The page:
Then I realised that despite my ability nobody really cared, in fact I would get more derision than admiration from my fingering ability. Plus it took up too much time, cost far too much and other interests came along to distract me.
This left me without a skill I excelled at. I was a normal again. If only the Matrix was real and I could have new abilities uploaded at will. What would I choose?
In which I get to test drive some fantastic fantastical vehicles.
Ever since I was a kid I’ve dreamt of driving imaginary vehicles, at school I was the pilot of the Golden Condor from Mysterious Cities of Gold, and this has continued to adulthood. The chance to control some of the greatest machines of sci-fi is just so alluring.
Being able to own any vehicle is a very tricky exercise, after all with such a myriad to choose from how do you decide. You know what this sounds like? List time!
So, in order of me thinking about them, the five fictional craft I want to own:
In which fictional leaders show their real world equivalents how not to do it.
The interesting part about democracy is that there are relatively few leaders who are elected that are totally evil. History has thrown up a few bad eggs, but mostly we avoid putting nefarious individuals in a position of responsibility. Instead of malevolent rulers we are more likely to place incompetence at the head of government.
We should consider ourselves lucky in real life that we don’t have as many nasty and vindictive leaders as appear in pop culture. It’s such a regular occurrence it has it’s own trope.
Here is a list of my favourite bad fictional rulers who show how terrible leaders can get.
In which the best choice is not always the good choice.
One of the great lies in the Star Wars Universe is the validity of choosing the dark side. I get the path is fraught with a few missteps (oh god, not the younglings) but the idea that it is not as strong is hokum. I’m currently replaying the great Knights of the Old Republic and very early on you get to decide whether you are going to be the next Yoda or Vader.
In modern RPGs there is this morality split of whether you choose the path of the enlightened good guy, or pursue the path of a douche. That’s a bit unfair, the split is often to decide if you try to help everyone you come across and right the wrongs of the world or prefer to not intervene and let chaos reign.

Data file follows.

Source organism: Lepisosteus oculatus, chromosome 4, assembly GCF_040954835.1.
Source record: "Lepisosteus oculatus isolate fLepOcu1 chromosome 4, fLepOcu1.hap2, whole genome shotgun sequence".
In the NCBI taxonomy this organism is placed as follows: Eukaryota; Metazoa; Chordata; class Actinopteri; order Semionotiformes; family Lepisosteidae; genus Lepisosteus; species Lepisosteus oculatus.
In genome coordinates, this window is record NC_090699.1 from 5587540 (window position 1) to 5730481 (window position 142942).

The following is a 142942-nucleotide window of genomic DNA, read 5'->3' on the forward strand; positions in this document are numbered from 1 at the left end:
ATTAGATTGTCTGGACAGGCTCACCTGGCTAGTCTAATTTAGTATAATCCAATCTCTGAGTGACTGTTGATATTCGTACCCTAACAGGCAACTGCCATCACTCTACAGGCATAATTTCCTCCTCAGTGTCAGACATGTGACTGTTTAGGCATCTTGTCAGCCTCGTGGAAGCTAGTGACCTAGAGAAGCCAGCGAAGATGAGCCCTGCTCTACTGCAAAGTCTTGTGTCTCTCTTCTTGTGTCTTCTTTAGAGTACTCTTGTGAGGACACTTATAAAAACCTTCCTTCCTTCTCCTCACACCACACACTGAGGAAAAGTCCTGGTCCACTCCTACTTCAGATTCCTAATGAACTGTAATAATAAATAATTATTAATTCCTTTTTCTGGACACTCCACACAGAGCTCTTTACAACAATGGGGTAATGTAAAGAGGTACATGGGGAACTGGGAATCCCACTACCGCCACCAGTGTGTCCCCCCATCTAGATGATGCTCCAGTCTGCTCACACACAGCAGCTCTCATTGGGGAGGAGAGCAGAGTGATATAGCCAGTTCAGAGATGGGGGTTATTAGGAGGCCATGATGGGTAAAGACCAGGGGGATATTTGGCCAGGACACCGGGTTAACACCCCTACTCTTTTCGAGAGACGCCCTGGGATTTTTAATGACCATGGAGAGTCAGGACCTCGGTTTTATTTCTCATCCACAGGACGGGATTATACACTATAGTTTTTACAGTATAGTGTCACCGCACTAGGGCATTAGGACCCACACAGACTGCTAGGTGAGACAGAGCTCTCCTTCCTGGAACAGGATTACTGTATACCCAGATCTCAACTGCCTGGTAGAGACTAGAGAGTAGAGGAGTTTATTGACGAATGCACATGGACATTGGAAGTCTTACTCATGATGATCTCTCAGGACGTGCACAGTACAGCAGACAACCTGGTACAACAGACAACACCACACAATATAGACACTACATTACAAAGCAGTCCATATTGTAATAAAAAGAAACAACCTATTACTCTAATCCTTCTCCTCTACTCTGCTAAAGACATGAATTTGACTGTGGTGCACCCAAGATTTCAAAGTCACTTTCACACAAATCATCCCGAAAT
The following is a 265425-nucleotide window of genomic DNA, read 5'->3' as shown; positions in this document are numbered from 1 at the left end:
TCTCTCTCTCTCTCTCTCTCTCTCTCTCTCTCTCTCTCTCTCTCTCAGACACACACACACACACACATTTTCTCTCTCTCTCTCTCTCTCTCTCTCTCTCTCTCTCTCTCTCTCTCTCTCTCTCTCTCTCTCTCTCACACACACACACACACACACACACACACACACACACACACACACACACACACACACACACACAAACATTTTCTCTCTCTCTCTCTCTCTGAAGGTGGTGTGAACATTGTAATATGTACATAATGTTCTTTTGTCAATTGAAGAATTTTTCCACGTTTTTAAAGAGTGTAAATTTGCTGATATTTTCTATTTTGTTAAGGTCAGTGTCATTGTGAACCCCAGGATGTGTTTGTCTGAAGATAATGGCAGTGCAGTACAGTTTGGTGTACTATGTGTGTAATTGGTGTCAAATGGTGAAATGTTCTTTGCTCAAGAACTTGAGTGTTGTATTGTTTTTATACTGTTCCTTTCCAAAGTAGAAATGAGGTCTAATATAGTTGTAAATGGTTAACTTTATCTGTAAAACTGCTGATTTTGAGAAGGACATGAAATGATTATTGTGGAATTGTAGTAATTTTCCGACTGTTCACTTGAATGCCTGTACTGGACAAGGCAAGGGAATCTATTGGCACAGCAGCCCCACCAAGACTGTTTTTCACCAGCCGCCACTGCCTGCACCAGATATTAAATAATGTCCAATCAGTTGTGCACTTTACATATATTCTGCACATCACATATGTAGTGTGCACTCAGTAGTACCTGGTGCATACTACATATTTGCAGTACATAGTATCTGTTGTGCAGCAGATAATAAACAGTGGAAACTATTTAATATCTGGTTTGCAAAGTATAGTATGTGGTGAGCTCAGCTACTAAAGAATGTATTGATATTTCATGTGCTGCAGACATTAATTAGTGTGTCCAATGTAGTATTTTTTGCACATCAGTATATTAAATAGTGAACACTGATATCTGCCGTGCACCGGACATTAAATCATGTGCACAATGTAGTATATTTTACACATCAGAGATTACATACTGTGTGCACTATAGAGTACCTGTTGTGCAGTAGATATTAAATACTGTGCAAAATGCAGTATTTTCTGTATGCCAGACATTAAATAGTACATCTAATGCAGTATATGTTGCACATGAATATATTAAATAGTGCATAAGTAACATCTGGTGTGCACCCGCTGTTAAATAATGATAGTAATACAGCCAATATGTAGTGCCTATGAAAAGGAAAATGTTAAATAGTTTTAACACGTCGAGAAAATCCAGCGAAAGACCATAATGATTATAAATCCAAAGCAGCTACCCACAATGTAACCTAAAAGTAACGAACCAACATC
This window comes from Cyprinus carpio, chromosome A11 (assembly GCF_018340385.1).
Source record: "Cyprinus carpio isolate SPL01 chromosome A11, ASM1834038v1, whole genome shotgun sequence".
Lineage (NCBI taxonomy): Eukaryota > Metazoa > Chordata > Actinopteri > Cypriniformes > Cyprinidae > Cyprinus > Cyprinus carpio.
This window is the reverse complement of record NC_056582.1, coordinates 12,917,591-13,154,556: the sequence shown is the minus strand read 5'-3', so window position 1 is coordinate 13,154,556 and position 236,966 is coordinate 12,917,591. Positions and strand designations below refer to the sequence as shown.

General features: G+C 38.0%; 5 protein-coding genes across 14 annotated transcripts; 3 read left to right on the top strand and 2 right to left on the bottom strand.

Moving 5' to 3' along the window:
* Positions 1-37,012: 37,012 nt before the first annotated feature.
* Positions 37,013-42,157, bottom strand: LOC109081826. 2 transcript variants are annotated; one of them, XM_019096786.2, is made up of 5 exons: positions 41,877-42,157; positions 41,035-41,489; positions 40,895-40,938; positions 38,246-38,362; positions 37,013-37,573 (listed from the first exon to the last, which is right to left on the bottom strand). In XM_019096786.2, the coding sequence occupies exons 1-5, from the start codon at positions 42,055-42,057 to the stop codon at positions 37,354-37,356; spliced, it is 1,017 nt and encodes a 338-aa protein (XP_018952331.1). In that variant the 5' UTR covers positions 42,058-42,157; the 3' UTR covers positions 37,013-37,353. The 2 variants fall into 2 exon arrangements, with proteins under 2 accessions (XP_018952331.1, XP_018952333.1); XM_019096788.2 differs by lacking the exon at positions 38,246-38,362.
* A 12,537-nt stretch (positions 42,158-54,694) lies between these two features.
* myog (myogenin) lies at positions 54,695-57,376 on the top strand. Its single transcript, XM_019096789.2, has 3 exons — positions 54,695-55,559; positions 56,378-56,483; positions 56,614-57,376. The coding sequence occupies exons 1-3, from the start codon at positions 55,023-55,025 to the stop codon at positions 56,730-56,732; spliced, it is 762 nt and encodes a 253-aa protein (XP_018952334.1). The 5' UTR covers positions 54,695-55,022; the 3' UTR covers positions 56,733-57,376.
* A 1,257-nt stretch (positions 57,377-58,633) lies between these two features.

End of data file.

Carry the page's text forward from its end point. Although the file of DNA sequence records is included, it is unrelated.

However this further becomes a choice of extra healing powers (light side) or the ability to shoot electricity from your fingertips (dark side). Come on fear, let’s starting walking down that path.
I’m not a good loser, it is why I don’t play multiplayer games all that often and don’t own a Scrabble board. The thought of not winning can make me a bit crabby and not a fun person to play with. I completely understand the greed of the financial system as I like to be the bank in Monopoly and take commission every time some one passes go, plus a finders fee for every land sale.
So as well as being a bad loser I’m obviously not a great winner either. If the aim of a game is to emerge victorious then what honour is there in coming second. Of course there is more honour in coming second honestly than first by cheating, the key is to not get caught. Nobody remembers who came second anyway, but they always remembers those who won and were disgraced.
I have a sister who lives on her own planet, she likes it there as she is on her own little world and everyone knows her there. I often think about invading as it seems ripe for a takeover and I could add it to my intergalactic empire.
I’d quite like my own world, one that I could create and sculpt in my own image. I thought at one point I could do that when the game Spore came out. It promised so much, I could make my own life forms and civilisations and expand into space. Instead it ended up being a limited penis-monster (well played The Internet) maker with a space arcade element.